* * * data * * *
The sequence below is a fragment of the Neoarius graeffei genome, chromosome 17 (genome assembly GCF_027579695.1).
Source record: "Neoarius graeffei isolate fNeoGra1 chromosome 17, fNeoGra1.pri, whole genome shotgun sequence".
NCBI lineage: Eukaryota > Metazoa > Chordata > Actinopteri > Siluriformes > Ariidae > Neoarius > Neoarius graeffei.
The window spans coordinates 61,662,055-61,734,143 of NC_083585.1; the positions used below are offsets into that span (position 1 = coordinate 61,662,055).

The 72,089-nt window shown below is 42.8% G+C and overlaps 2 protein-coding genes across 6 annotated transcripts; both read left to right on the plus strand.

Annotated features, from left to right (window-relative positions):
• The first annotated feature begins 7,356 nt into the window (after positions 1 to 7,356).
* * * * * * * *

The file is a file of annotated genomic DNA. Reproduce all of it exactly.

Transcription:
The sequence below is a fragment of the Neoarius graeffei genome, chromosome 17 (genome assembly GCF_027579695.1).
Source record: "Neoarius graeffei isolate fNeoGra1 chromosome 17, fNeoGra1.pri, whole genome shotgun sequence".
NCBI lineage: Eukaryota > Metazoa > Chordata > Actinopteri > Siluriformes > Ariidae > Neoarius > Neoarius graeffei.
The window spans coordinates 61,662,055-61,734,143 of NC_083585.1; the positions used below are offsets into that span (position 1 = coordinate 61,662,055).

The 72,089-nt window shown below is 42.8% G+C and overlaps 2 protein-coding genes across 6 annotated transcripts; both read left to right on the plus strand.

Annotated features, from left to right (window-relative positions):
• The first annotated feature begins 7,356 nt into the window (after positions 1 to 7,356).